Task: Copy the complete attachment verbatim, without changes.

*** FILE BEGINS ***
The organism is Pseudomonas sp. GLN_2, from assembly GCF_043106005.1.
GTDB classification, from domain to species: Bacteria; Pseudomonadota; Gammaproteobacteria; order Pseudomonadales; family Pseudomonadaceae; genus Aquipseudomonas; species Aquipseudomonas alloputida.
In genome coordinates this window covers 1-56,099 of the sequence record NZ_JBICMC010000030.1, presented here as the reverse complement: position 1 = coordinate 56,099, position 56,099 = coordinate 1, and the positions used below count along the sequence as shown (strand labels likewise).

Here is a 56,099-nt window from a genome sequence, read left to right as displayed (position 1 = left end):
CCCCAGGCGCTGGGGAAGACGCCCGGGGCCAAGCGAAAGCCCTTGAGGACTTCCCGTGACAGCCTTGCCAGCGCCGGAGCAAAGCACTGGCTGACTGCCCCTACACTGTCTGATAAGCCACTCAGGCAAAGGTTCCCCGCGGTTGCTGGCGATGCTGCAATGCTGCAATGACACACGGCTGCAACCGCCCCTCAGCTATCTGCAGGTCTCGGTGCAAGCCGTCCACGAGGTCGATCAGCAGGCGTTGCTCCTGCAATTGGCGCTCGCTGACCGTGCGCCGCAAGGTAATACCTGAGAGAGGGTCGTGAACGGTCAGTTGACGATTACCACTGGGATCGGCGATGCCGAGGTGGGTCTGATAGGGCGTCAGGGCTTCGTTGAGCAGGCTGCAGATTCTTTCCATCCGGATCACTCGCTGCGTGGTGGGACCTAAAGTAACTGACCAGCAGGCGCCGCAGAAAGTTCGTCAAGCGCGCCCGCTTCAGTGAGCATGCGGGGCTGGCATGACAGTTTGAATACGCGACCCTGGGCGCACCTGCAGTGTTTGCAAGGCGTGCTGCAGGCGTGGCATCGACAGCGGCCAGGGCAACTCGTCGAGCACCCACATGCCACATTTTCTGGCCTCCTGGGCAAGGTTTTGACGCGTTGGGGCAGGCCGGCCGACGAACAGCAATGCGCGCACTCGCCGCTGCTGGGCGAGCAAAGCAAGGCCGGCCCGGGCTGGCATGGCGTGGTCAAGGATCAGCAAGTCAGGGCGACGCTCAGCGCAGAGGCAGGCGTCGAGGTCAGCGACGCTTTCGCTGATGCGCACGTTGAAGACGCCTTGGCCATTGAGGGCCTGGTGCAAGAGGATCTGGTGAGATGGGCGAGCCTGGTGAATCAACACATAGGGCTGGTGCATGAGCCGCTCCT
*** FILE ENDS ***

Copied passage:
The organism is Pseudomonas sp. GLN_2, from assembly GCF_043106005.1.
GTDB classification, from domain to species: Bacteria; Pseudomonadota; Gammaproteobacteria; order Pseudomonadales; family Pseudomonadaceae; genus Aquipseudomonas; species Aquipseudomonas alloputida.
In genome coordinates this window covers 1-56,099 of the sequence record NZ_JBICMC010000030.1, presented here as the reverse complement: position 1 = coordinate 56,099, position 56,099 = coordinate 1, and the positions used below count along the sequence as shown (strand labels likewise).

Here is a 56,099-nt window from a genome sequence, read left to right as displayed (position 1 = left end):
CCCCAGGCGCTGGGGAAGACGCCCGGGGCCAAGCGAAAGCCCTTGAGGACTTCCCGTGACAGCCTTGCCAGCGCCGGAGCAAAGCACTGGCTGACTGCCCCTACACTGTCTGATAAGCCACTCAGGCAAAGGTTCCCCGCGGTTGCTGGCGATGCTGCAATGCTGCAATGACACACGGCTGCAACCGCCCCTCAGCTATCTGCAGGTCTCGGTGCAAGCCGTCCACGAGGTCGATCAGCAGGCGTTGCTCCTGCAATTGGCGCTCGCTGACCGTGCGCCGCAAGGTAATACCTGAGAGAGGGTCGTGAACGGTCAGTTGACGATTACCACTGGGATCGGCGATGCCGAGGTGGGTCTGATAGGGCGTCAGGGCTTCGTTGAGCAGGCTGCAGATTCTTTCCATCCGGATCACTCGCTGCGTGGTGGGACCTAAAGTAACTGACCAGCAGGCGCCGCAGAAAGTTCGTCAAGCGCGCCCGCTTCAGTGAGCATGCGGGGCTGGCATGACAGTTTGAATACGCGACCCTGGGCGCACCTGCAGTGTTTGCAAGGCGTGCTGCAGGCGTGGCATCGACAGCGGCCAGGGCAACTCGTCGAGCACCCACATGCCACATTTTCTGGCCTCCTGGGCAAGGTTTTGACGCGTTGGGGCAGGCCGGCCGACGAACAGCAATGCGCGCACTCGCCGCTGCTGGGCGAGCAAAGCAAGGCCGGCCCGGGCTGGCATGGCGTGGTCAAGGATCAGCAAGTCAGGGCGACGCTCAGCGCAGAGGCAGGCGTCGAGGTCAGCGACGCTTTCGCTGATGCGCACGTTGAAGACGCCTTGGCCATTGAGGGCCTGGTGCAAGAGGATCTGGTGAGATGGGCGAGCCTGGTGAATCAACACATAGGGCTGGTGCATGAGCCGCTCCT